One desirable attribute of the additive(s) is that it is readily incorporated into the atomic structure of silica glass, disrupting at least a portion of the existing atomic bonds, so that alternate reaction paths and/or alternate reaction products are possible. Additives with such attributes are considered to be within the category of glass formers and glass modifiers. Desirably, when such additives are added to silica glass, the glassy structure will be maintained.
Of these, those that are incorporated into the atomic structure at the interface in such a way that they are immobile can be preferred since they are not expected to interfere with the functioning of the overall device, whereas those that are more mobile may destabilize the device. One example of such an additive is cesium. However, if additives that are more mobile are preferred for other reasons, e.g., availability, cost, etc., the additives may be removed after formation of the gate oxide layer if it is suspected that their presence may detrimentally impact the stability of a device based upon the substrate. Additives that may beneficially be removed in a post-oxidation process include lithium, rubidium, fluoride, sulfur, and the alkali elements. Any combination of the additives, whether considered mobile or immobile, may also be utilized.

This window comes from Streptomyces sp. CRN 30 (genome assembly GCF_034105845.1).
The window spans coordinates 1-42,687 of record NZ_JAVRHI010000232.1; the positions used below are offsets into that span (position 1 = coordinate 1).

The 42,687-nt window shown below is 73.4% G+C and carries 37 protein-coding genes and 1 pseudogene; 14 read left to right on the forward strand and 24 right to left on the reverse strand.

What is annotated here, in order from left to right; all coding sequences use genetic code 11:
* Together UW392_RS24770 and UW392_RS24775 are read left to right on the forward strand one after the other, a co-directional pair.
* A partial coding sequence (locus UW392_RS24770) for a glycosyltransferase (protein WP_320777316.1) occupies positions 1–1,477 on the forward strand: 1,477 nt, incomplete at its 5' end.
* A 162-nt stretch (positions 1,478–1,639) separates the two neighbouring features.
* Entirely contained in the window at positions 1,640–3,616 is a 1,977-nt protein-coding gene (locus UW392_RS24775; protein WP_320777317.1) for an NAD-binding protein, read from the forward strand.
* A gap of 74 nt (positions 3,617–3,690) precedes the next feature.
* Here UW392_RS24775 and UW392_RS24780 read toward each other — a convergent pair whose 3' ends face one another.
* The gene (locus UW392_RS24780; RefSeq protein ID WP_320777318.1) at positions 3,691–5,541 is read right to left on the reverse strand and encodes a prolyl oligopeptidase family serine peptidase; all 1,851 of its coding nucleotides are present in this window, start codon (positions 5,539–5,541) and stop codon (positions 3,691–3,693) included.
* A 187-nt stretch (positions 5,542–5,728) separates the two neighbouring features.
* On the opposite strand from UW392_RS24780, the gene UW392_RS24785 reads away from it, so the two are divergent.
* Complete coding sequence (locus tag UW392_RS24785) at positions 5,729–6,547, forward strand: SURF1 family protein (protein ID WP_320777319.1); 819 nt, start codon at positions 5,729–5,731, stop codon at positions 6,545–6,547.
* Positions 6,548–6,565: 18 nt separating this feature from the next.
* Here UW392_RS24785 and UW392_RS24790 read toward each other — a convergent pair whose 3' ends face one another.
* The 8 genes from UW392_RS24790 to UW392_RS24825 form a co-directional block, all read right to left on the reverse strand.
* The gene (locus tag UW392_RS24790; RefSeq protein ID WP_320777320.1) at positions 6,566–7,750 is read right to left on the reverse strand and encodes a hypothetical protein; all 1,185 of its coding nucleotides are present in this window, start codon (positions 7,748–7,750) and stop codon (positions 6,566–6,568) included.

The desired additive will desirably be incorporated into the oxide at a concentration that will be capable of at least minimally reducing the defects present at the interface, and preferably will be incorporated in an amount that will provide a device based upon the oxidized substrate with an inversion mobility of at least about 60 cm2/Vs. Concentrations thought to be capable of doing this approximate the typical defect concentration range, i.e., from about 1010 per cm2 to about 1014 per cm2, and useful concentrations are thus within this range, and inclusive of all subranges therebetween.